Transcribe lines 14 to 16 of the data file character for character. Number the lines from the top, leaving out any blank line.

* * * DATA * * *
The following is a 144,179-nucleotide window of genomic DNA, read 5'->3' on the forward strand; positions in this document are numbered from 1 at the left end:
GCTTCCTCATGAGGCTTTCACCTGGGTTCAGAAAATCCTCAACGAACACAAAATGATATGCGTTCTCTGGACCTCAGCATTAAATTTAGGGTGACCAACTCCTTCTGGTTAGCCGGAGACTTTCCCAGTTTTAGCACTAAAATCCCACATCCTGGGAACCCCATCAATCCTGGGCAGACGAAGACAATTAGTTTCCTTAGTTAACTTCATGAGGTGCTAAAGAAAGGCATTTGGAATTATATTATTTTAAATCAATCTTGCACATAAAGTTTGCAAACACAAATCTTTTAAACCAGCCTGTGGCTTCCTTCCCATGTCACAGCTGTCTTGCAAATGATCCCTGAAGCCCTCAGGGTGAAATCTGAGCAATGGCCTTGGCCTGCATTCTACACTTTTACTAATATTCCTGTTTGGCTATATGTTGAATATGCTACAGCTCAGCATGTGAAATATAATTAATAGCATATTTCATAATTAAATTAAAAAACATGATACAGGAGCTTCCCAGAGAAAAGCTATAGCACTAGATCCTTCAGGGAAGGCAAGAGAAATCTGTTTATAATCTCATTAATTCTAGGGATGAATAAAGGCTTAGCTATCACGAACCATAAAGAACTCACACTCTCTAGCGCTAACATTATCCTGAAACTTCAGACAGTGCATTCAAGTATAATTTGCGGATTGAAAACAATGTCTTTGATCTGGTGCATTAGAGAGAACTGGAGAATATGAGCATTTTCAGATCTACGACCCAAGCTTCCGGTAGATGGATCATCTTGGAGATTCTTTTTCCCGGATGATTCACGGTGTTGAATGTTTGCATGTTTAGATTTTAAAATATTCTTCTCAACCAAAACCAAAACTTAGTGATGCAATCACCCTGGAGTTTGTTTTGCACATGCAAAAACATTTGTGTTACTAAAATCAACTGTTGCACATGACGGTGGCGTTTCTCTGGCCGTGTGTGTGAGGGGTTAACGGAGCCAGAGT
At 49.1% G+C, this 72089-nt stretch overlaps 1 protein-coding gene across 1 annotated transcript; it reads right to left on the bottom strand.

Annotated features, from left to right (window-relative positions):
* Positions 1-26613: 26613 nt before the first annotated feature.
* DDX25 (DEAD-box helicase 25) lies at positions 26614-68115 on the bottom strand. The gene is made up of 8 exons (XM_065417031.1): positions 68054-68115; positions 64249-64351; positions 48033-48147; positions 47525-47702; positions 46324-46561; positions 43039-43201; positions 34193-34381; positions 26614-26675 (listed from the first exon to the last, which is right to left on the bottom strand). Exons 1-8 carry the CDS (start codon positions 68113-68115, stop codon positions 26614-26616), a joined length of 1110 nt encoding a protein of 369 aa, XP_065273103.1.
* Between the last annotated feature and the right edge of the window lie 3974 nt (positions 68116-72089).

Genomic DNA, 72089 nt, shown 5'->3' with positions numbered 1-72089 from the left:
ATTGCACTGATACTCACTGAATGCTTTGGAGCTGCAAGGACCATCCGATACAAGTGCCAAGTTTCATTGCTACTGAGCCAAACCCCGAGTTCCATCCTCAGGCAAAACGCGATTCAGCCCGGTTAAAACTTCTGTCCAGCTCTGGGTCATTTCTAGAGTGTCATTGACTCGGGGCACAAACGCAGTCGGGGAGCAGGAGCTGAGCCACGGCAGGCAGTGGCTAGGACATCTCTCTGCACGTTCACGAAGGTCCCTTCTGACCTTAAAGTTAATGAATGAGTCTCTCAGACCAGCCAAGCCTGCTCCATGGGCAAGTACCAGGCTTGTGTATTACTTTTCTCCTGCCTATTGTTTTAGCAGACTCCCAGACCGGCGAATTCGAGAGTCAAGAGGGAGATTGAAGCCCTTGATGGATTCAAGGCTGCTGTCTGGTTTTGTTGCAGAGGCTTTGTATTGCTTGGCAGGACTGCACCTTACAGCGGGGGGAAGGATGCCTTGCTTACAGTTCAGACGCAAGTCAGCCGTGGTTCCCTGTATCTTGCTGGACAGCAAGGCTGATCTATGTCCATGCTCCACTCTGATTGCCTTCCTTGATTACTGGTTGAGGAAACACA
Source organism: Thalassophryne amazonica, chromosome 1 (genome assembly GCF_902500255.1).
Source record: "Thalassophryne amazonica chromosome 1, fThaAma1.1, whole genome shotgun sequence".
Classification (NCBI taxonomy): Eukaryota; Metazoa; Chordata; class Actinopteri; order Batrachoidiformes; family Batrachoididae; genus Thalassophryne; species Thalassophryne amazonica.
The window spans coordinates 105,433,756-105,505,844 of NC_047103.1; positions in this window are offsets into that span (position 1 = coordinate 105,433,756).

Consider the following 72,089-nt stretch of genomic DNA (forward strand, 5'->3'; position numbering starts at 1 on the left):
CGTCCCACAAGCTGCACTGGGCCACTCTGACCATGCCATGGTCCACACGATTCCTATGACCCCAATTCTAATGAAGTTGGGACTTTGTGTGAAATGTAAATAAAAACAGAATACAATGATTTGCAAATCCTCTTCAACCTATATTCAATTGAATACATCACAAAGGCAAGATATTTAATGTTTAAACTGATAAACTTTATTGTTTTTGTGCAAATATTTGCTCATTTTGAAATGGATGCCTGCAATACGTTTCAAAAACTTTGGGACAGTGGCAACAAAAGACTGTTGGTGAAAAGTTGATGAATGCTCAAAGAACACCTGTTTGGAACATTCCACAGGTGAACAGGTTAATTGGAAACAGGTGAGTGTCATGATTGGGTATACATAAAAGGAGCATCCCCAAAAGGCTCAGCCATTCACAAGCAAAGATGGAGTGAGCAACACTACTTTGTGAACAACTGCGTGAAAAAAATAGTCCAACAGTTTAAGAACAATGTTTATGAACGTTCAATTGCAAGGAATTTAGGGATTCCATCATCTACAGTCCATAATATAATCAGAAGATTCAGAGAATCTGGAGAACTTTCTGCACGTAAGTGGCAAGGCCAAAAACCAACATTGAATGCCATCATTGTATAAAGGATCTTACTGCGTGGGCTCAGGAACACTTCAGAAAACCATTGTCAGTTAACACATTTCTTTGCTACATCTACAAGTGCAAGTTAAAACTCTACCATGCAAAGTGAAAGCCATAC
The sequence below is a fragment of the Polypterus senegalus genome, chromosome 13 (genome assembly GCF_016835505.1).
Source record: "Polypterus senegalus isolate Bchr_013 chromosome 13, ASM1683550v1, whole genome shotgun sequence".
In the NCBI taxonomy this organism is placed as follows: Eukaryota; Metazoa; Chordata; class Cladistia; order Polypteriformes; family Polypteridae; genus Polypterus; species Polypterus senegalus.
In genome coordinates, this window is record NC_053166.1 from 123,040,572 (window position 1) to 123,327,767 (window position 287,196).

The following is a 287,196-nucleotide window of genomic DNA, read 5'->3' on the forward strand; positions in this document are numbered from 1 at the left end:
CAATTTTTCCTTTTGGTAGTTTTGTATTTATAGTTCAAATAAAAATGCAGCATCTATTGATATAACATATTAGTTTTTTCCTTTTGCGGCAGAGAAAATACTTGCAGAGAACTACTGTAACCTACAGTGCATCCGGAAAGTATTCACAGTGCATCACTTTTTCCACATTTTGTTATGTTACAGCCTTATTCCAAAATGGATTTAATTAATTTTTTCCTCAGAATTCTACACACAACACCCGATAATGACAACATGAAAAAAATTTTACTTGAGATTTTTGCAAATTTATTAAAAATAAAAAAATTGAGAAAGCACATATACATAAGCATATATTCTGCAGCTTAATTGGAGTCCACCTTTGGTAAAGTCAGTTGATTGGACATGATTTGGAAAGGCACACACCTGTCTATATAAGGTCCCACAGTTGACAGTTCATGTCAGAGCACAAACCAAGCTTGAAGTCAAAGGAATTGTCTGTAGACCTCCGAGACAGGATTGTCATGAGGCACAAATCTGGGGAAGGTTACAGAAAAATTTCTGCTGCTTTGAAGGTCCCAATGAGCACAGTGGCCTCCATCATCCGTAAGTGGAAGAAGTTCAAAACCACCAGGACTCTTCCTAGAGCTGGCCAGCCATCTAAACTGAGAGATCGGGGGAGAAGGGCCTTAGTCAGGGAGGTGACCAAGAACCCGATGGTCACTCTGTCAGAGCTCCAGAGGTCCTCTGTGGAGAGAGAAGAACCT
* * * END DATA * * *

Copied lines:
Consider the following 72,089-nt stretch of genomic DNA (forward strand, 5'->3'; position numbering starts at 1 on the left):
CGTCCCACAAGCTGCACTGGGCCACTCTGACCATGCCATGGTCCACACGATTCCTATGACCCCAATTCTAATGAAGTTGGGACTTTGTGTGAAATGTAAATAAAAACAGAATACAATGATTTGCAAATCCTCTTCAACCTATATTCAATTGAATACATCACAAAGGCAAGATATTTAATGTTTAAACTGATAAACTTTATTGTTTTTGTGCAAATATTTGCTCATTTTGAAATGGATGCCTGCAATACGTTTCAAAAACTTTGGGACAGTGGCAACAAAAGACTGTTGGTGAAAAGTTGATGAATGCTCAAAGAACACCTGTTTGGAACATTCCACAGGTGAACAGGTTAATTGGAAACAGGTGAGTGTCATGATTGGGTATACATAAAAGGAGCATCCCCAAAAGGCTCAGCCATTCACAAGCAAAGATGGAGTGAGCAACACTACTTTGTGAACAACTGCGTGAAAAAAATAGTCCAACAGTTTAAGAACAATGTTTATGAACGTTCAATTGCAAGGAATTTAGGGATTCCATCATCTACAGTCCATAATATAATCAGAAGATTCAGAGAATCTGGAGAACTTTCTGCACGTAAGTGGCAAGGCCAAAAACCAACATTGAATGCCATCATTGTATAAAGGATCTTACTGCGTGGGCTCAGGAACACTTCAGAAAACCATTGTCAGTTAACACATTTCTTTGCTACATCTACAAGTGCAAGTTAAAACTCTACCATGCAAAGTGAAAGCCATAC
The sequence below is a fragment of the Polypterus senegalus genome, chromosome 13 (genome assembly GCF_016835505.1).